Mandatory registration Standard Audit requirement

PsyBA criminal history registration standard

PsyBA employs an independent provider to check criminal history, which will happen automatically at no cost to the psychologist. The psychologist is not required to do anything further unless they are asked to provide more information.

  • If there has been a change in your circumstances since you last registered that may impact on a criminal history check, it is important to contact AHPRA to discuss your situation.

Continuing professional development registration standard 

The psychologist must provide evidence of the CPD activities they have undertaken to meet the requirements of the PsyBA standard. 

  • The PsyBA fact sheet states:

If you already maintain a CPD portfolio or online CPD logging for a professional association or overseas registration authority that meets the PsyBA standards you can use the same portfolio or print outs of online records to meet the PsyBA requirements

  • The PsyBA suggests including documentation such as: certificates of attendance/completion, receipts, reading list, evidence of compliance with the CPD requirements of your professional association, degree certificates or academic transcripts for postgraduate study, university assignments/theses/research reports/published articles, and plans and progress reports for professional supervision and mentoring as supporting evidence.

Recency of practice registration standard

The psychologist must provide evidence of recency of practice activities they have undertaken which meet the requirements of the PsyBA standard.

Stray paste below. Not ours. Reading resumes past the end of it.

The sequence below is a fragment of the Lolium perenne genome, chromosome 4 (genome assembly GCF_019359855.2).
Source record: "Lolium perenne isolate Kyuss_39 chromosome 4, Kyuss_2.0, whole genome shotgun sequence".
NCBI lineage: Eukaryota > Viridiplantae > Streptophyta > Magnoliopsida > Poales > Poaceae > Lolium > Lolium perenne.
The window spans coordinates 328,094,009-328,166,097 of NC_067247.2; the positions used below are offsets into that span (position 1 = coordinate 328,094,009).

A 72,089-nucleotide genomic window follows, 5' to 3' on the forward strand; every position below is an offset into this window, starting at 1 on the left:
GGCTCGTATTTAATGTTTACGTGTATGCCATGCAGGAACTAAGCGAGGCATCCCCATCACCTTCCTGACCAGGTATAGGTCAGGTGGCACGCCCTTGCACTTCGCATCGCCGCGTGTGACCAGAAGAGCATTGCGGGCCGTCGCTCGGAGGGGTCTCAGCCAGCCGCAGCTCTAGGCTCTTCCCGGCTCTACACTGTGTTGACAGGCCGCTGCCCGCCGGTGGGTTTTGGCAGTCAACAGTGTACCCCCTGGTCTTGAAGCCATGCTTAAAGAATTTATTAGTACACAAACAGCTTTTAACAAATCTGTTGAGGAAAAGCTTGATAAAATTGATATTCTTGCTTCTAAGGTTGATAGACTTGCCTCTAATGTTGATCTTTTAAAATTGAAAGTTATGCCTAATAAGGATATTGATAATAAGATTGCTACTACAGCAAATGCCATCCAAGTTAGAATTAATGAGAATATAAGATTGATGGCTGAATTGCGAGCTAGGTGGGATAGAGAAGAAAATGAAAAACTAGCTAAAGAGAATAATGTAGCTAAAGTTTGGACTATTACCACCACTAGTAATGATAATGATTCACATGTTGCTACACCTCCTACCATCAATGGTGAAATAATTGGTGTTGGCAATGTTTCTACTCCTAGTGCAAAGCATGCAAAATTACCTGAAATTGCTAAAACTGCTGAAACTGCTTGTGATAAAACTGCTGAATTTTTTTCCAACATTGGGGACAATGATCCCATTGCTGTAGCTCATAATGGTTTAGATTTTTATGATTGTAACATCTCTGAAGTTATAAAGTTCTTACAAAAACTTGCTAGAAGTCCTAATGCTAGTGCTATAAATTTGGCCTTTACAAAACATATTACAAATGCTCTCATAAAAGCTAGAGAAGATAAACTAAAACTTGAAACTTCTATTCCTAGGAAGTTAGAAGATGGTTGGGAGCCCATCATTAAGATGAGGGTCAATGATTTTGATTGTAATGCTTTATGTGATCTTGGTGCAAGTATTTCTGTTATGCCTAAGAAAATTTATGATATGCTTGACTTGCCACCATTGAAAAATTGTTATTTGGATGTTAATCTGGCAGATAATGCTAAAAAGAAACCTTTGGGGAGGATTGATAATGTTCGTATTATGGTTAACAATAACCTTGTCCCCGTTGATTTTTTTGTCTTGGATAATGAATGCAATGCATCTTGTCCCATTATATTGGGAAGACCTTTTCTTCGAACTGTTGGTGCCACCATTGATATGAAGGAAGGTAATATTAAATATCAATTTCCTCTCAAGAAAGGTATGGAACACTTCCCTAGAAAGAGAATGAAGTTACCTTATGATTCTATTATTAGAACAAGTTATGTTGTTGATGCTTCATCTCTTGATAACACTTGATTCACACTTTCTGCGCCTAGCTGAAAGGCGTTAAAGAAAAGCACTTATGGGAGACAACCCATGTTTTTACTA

• To determine whether the type of practice meets the standard, the PsyBA definition of psychology practice is the best guide:

    Practice means any role, whether remunerated or not, in which the individual uses their skills and knowledge as a psychologist in their profession. For the purposes of this registration standard, practice is not restricted to the provision of direct clinical care. It also includes using professional knowledge in a direct nonclinical relationship with clients, working in management, administration, education, research, advisory, regulatory or policy development roles, and any other roles that  impact on safe, effective delivery of services in the profession

Professional indemnity insurance arrangements registration standard

The psychologist must provide evidence of professional indemnity insurance arrangements which meet the requirements of the PsyBA’s professional indemnity insurance registration standard. 

  • Ensure that your PII cover is appropriate for your practice. All psychologists are required to meet the minimum requirements for PII specified by the PsyBA. The PsyBA places the onus on psychologists to ensure that their PII level is appropriate for the size of the practice and the type of services provided.
  • If your practice has changed since your registration renewal, assess whether to review the amount of PII cover you have. If you are unsure, discuss this with your insurer.
  • Have a copy of your PII certificate of currency. If you are an employee or a contractor and are covered by your organisation’s PII, find out how to gain a copy of the PII certificate of currency for the organisation


For more information on audits please see ‘How to prepare for a PsyBA audit


Three public safety requirements for registered health professionals (including psychologists) were introduced under the NRAS in 2010. These requirements are designed to protect the public from being placed at harm and involve: criminal record checks on initial registration, during registration and on renewal of registration; a system for notifications about the conduct, health and performance of practitioners; and mandatory notification by practitioners about other health practitioner’s conduct.